What to consider when buying a digital microscope camera
Buying you first camera can be confusing because of the many models on the market.
To help, we have put together this quick guide to introduce you to the basics.
There are a few main types of microscope camera, each with their own pros and cons. The right camera for you is going to depend on what you want to get out of it, as well as the limits of your budget.
What is image quality anyway?
With a wide range of cameras comes a wide range of image quality. Resolution, frame rate and field of view are all important factors when choosing a camera that suits you and your microscopy needs.
Resolution determines how much detail you can see.
Maximised resolution is often the most prized quality when people shop for ordinary cameras. However, with a microscope camera, it’s not always as straightforward as ‘more pixels = better image’ as you can run into resolution limits in at least 3 ways – through (1) your microscope optics, (2) your computer, and (3) your connecting cables.
The major limit to your resolution is your microscope. At best, your camera can only match the resolution of the image produced by your microscope, which means resolution beyond that is going to waste.
Excessive camera pixel density can even decrease your image quality. If there isn’t enough light for all the pixels, the image can emerge dark and washed out. How much is enough? For standard uses a 5 megapixel resolution camera is more than enough to capture the full image information from a microscope.
Your computer/monitor can also limit resolution. For example, if you’re using your camera for live video from your microscope, you won’t be able to see resolution beyond the native resolution of your computer screen.
Similarly with high resolutions and high frame rates. If your computer can’t process them fast enough, you won’t get the results you’re after.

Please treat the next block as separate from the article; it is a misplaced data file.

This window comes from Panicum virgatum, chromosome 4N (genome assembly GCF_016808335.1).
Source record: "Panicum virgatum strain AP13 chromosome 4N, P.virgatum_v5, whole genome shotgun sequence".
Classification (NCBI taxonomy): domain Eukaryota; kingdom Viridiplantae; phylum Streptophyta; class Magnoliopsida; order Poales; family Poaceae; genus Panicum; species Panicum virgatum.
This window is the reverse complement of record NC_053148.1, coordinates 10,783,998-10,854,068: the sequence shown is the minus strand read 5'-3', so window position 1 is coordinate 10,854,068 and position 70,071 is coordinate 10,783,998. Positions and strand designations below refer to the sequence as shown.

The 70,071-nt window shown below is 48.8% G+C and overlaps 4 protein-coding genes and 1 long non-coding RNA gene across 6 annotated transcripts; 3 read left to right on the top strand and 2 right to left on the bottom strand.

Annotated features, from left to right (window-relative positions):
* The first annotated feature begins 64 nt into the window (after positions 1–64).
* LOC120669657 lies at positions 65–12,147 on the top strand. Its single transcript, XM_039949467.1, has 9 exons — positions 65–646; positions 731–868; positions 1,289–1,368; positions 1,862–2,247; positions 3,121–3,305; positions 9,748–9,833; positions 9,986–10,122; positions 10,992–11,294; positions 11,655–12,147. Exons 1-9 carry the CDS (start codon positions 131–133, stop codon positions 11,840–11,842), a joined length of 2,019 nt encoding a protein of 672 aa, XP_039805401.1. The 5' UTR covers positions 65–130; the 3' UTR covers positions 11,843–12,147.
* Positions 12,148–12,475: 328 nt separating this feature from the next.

You can also run into issues if the cables connecting a digital camera to your computer can’t transmit the data fast enough at higher resolutions or frame rates. This can be a problem with slower connections, such as USB-2s.
Frame rates are important when using your camera for live viewing or recording videos. This can be particularly important if you’re trying to film dynamic and rapid events such as cellular changes or flow cytometry.
The ‘frame rate’ is the number of frames recorded per second. Higher frame rates mean the video images on the screen are updated more often, producing smoother footage. While high frame rates are generally preferable, you can run into a couple of problems with microscope cameras.
Cameras with low data transfer rates inherently limit your frame rate. Slower connections such as USB-2 will struggle to provide reasonable frame rates. For optimal performance we recommend one of our USB-3 digital microscope cameras.
The other concern is that frame rates and resolution have an inverse relationship – the higher the resolution, the lower the frame rate and vice versa. If you have particular resolution or frame rate requirements, make sure your chosen camera has the capacity to meet both standards at the same time.